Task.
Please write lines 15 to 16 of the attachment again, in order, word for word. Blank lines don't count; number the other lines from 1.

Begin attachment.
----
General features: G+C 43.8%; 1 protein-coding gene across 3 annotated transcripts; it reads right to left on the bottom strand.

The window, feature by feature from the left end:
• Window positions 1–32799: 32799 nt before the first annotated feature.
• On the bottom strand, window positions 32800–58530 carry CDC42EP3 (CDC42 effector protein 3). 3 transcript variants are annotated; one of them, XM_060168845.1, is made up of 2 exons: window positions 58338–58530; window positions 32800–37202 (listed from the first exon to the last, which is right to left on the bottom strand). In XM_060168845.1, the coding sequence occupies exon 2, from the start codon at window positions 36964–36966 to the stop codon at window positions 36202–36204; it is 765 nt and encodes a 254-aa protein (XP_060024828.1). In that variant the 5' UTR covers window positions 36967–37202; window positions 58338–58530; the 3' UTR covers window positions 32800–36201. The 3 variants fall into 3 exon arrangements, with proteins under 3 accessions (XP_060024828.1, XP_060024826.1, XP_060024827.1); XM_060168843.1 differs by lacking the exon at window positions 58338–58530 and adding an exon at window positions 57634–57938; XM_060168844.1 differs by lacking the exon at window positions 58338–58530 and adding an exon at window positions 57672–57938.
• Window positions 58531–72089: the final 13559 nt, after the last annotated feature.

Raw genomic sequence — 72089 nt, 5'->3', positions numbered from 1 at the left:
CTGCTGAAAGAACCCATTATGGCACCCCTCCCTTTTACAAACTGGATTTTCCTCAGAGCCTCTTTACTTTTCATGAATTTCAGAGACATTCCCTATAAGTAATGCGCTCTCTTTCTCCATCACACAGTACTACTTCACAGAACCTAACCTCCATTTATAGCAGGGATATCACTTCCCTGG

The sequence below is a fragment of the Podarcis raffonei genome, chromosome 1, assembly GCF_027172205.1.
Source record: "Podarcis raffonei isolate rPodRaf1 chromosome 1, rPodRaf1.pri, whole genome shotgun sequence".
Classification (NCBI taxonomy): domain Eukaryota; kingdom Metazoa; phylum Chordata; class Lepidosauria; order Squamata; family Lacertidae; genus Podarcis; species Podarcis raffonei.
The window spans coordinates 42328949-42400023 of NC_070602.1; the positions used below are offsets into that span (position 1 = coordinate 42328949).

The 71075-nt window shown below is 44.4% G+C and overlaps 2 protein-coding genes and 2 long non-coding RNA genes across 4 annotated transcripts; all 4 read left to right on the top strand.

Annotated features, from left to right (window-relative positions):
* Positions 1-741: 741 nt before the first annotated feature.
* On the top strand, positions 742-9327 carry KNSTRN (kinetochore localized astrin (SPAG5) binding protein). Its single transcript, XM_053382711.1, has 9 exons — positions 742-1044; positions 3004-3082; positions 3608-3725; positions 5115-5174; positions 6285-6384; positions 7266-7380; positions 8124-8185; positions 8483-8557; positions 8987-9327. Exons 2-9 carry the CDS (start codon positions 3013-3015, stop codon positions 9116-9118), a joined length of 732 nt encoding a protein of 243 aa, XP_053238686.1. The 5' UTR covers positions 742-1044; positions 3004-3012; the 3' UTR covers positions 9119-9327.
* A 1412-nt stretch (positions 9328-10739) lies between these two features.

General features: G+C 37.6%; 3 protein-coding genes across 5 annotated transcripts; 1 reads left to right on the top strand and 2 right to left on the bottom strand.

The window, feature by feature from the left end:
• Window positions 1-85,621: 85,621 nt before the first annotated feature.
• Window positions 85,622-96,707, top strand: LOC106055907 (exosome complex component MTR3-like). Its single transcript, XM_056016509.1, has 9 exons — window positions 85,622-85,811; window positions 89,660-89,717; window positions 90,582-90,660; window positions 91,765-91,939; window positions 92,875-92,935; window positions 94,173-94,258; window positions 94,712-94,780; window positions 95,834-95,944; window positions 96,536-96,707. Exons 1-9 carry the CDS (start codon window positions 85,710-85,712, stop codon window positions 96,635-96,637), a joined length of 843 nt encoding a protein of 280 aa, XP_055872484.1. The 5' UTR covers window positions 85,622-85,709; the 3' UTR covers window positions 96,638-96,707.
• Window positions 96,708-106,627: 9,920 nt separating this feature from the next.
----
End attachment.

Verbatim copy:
* On the top strand, positions 742-9327 carry KNSTRN (kinetochore localized astrin (SPAG5) binding protein). Its single transcript, XM_053382711.1, has 9 exons — positions 742-1044; positions 3004-3082; positions 3608-3725; positions 5115-5174; positions 6285-6384; positions 7266-7380; positions 8124-8185; positions 8483-8557; positions 8987-9327. Exons 2-9 carry the CDS (start codon positions 3013-3015, stop codon positions 9116-9118), a joined length of 732 nt encoding a protein of 243 aa, XP_053238686.1. The 5' UTR covers positions 742-1044; positions 3004-3012; the 3' UTR covers positions 9119-9327.
* A 1412-nt stretch (positions 9328-10739) lies between these two features.